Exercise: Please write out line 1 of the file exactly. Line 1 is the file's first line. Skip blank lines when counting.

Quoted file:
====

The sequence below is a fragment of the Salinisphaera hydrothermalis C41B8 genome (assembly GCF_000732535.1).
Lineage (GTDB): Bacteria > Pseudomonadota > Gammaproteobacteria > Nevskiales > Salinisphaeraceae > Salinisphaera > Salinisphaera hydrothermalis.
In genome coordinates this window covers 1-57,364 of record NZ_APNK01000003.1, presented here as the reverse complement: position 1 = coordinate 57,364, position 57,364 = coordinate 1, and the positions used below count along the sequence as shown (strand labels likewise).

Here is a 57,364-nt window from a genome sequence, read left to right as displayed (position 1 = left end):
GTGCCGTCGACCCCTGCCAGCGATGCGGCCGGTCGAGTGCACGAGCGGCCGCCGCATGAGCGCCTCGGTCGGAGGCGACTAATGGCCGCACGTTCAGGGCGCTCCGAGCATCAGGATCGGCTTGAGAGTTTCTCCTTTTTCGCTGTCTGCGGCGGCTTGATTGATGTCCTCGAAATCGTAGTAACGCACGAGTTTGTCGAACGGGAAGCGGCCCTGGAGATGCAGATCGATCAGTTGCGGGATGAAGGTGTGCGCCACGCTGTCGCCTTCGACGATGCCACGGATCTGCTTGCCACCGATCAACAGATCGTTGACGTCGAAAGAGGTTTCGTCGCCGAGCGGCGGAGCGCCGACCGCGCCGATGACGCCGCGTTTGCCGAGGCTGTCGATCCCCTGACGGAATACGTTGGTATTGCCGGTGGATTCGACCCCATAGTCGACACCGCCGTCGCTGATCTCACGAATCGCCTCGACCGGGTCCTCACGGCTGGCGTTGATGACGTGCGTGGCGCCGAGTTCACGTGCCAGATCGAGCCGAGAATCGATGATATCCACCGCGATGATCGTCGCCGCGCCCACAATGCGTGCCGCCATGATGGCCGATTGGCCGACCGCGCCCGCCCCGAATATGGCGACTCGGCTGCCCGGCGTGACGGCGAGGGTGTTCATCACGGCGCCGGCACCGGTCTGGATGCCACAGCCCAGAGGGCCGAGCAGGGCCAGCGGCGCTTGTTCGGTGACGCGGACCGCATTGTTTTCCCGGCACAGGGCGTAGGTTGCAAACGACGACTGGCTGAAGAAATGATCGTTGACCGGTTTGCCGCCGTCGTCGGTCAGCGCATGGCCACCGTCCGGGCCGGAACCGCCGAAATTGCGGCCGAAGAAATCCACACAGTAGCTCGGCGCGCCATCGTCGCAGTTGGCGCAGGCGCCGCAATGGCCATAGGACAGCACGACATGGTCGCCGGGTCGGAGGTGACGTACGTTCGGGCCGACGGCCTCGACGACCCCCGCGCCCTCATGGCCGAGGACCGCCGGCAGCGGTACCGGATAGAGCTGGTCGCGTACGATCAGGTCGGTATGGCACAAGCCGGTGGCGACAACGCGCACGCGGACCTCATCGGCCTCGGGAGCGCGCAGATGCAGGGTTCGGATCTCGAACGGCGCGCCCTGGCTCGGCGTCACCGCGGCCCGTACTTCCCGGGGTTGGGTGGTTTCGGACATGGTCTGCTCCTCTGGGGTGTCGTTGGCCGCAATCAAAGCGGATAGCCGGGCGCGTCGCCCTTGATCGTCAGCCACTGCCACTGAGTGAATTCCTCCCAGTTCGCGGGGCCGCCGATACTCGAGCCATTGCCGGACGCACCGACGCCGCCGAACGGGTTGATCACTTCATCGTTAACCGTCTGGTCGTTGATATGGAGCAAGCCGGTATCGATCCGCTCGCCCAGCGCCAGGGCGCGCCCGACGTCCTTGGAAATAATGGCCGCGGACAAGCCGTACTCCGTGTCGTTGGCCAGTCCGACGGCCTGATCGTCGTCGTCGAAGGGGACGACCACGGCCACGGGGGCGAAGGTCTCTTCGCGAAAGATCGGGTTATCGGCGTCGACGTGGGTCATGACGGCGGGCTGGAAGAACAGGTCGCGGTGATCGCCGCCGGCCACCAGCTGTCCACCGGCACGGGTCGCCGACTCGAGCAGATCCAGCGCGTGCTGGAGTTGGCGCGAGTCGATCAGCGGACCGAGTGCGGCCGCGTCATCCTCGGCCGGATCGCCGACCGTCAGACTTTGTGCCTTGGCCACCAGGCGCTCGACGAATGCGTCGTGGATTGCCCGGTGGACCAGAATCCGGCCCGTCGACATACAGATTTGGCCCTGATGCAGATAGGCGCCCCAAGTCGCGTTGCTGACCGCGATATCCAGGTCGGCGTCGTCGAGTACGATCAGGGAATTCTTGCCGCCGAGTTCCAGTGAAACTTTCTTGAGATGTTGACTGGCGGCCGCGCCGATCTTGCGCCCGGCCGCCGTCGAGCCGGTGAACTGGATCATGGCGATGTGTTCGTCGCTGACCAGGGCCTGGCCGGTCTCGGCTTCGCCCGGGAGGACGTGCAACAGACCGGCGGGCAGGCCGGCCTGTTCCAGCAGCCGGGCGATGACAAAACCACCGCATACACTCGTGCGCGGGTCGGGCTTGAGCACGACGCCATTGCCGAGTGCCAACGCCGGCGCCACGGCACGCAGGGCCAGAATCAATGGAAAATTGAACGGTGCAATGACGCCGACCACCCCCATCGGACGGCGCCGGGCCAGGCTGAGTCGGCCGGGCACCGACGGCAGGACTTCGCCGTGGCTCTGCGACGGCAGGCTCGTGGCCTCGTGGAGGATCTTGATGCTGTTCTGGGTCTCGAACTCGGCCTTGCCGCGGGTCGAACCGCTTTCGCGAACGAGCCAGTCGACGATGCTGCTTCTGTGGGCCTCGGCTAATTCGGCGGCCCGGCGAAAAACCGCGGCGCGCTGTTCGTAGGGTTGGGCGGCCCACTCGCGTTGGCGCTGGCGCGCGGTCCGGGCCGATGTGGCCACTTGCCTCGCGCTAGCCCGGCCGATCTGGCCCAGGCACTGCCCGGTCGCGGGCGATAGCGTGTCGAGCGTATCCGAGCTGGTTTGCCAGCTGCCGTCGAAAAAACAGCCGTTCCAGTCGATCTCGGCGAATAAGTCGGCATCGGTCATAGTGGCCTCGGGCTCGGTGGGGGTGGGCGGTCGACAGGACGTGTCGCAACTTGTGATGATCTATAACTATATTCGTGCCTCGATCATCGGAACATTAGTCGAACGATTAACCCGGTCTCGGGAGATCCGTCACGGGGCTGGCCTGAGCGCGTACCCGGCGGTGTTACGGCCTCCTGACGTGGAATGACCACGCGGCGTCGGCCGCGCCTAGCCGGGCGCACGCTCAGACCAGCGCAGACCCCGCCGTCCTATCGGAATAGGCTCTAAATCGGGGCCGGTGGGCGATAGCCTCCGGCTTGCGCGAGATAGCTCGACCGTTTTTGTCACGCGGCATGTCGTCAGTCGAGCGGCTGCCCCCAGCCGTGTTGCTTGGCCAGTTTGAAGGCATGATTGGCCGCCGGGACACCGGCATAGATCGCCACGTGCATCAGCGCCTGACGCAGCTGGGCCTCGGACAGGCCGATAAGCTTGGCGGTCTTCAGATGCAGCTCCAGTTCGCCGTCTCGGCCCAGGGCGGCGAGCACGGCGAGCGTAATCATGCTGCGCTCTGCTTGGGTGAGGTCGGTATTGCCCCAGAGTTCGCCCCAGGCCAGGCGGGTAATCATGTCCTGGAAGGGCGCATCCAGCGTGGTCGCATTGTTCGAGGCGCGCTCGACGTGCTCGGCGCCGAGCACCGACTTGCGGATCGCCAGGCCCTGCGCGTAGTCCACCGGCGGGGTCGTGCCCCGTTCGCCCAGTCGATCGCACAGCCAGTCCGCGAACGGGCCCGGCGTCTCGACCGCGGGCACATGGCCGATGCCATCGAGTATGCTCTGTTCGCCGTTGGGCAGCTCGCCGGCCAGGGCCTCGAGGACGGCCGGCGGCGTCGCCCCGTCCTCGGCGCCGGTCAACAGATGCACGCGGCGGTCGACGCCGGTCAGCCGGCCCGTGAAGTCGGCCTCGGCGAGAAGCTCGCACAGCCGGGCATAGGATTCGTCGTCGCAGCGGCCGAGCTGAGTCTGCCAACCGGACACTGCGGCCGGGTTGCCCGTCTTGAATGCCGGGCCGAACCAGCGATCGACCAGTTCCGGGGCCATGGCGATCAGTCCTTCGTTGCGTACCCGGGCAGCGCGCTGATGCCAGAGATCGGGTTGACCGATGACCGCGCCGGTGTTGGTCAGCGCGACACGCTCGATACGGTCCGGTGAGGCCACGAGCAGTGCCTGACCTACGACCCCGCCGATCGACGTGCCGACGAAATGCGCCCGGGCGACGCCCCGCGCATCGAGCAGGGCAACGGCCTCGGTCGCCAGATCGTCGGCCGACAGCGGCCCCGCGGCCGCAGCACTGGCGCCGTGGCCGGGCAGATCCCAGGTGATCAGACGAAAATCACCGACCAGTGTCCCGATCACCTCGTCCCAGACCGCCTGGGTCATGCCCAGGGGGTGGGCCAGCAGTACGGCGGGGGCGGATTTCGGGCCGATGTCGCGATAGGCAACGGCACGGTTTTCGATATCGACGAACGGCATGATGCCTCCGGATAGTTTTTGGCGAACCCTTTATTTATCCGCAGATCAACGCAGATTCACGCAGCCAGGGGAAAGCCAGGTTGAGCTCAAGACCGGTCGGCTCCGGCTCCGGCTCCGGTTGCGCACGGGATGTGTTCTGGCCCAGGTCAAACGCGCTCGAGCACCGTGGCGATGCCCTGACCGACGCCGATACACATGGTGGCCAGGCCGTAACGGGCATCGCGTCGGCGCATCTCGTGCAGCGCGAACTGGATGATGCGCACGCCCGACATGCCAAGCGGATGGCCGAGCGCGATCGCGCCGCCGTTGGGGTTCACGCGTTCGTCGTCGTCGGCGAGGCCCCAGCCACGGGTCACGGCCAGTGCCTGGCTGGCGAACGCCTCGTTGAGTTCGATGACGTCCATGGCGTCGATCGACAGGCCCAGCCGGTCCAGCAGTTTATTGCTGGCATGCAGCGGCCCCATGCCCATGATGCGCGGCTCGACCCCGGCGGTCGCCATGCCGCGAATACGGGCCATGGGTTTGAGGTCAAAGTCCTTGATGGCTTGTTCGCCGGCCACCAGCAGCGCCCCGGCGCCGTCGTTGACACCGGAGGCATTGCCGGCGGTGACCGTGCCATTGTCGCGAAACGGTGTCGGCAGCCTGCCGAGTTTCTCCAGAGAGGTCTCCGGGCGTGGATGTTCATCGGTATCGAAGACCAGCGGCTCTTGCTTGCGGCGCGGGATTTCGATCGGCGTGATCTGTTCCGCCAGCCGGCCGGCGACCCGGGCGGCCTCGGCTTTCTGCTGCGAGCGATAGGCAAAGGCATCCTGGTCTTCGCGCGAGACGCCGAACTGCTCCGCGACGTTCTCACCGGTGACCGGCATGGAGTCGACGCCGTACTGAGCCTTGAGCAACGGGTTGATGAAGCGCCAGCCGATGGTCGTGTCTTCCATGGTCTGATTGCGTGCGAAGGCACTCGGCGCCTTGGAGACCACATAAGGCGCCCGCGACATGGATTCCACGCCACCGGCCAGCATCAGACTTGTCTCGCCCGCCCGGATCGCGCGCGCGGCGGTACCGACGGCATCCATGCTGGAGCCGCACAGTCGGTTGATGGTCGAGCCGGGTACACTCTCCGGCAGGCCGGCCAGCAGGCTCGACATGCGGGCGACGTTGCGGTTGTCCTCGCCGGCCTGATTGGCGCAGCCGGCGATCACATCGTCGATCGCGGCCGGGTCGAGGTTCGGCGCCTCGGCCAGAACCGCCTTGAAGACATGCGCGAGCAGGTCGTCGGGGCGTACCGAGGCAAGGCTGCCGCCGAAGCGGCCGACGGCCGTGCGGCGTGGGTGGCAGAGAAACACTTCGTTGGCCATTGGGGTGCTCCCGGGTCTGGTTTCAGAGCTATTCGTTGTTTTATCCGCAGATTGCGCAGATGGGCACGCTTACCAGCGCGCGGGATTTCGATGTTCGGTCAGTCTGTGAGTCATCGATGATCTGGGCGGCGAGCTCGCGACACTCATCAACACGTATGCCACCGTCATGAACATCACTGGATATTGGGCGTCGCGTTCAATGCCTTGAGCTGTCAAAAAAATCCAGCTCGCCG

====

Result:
The sequence below is a fragment of the Salinisphaera hydrothermalis C41B8 genome (assembly GCF_000732535.1).